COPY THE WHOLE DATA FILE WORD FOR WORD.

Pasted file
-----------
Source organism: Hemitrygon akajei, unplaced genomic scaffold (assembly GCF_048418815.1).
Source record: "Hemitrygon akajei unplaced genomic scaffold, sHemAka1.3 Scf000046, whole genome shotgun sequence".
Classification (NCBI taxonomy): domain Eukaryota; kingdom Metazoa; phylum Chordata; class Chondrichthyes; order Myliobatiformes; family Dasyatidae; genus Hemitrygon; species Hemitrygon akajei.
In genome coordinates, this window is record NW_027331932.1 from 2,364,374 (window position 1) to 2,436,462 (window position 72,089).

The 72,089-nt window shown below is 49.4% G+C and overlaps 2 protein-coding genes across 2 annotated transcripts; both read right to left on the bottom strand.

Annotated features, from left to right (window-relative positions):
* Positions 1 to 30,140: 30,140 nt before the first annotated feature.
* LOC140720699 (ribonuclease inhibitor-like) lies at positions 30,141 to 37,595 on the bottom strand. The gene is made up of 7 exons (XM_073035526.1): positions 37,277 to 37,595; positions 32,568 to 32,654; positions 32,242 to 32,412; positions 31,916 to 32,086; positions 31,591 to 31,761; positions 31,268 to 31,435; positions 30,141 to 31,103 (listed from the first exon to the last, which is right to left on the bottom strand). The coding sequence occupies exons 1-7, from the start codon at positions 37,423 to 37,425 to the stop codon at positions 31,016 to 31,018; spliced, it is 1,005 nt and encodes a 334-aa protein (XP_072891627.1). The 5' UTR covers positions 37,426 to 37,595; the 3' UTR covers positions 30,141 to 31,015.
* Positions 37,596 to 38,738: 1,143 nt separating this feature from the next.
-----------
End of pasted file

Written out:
Source organism: Hemitrygon akajei, unplaced genomic scaffold (assembly GCF_048418815.1).
Source record: "Hemitrygon akajei unplaced genomic scaffold, sHemAka1.3 Scf000046, whole genome shotgun sequence".
Classification (NCBI taxonomy): domain Eukaryota; kingdom Metazoa; phylum Chordata; class Chondrichthyes; order Myliobatiformes; family Dasyatidae; genus Hemitrygon; species Hemitrygon akajei.
In genome coordinates, this window is record NW_027331932.1 from 2,364,374 (window position 1) to 2,436,462 (window position 72,089).

The 72,089-nt window shown below is 49.4% G+C and overlaps 2 protein-coding genes across 2 annotated transcripts; both read right to left on the bottom strand.

Annotated features, from left to right (window-relative positions):
* Positions 1 to 30,140: 30,140 nt before the first annotated feature.
* LOC140720699 (ribonuclease inhibitor-like) lies at positions 30,141 to 37,595 on the bottom strand. The gene is made up of 7 exons (XM_073035526.1): positions 37,277 to 37,595; positions 32,568 to 32,654; positions 32,242 to 32,412; positions 31,916 to 32,086; positions 31,591 to 31,761; positions 31,268 to 31,435; positions 30,141 to 31,103 (listed from the first exon to the last, which is right to left on the bottom strand). The coding sequence occupies exons 1-7, from the start codon at positions 37,423 to 37,425 to the stop codon at positions 31,016 to 31,018; spliced, it is 1,005 nt and encodes a 334-aa protein (XP_072891627.1). The 5' UTR covers positions 37,426 to 37,595; the 3' UTR covers positions 30,141 to 31,015.
* Positions 37,596 to 38,738: 1,143 nt separating this feature from the next.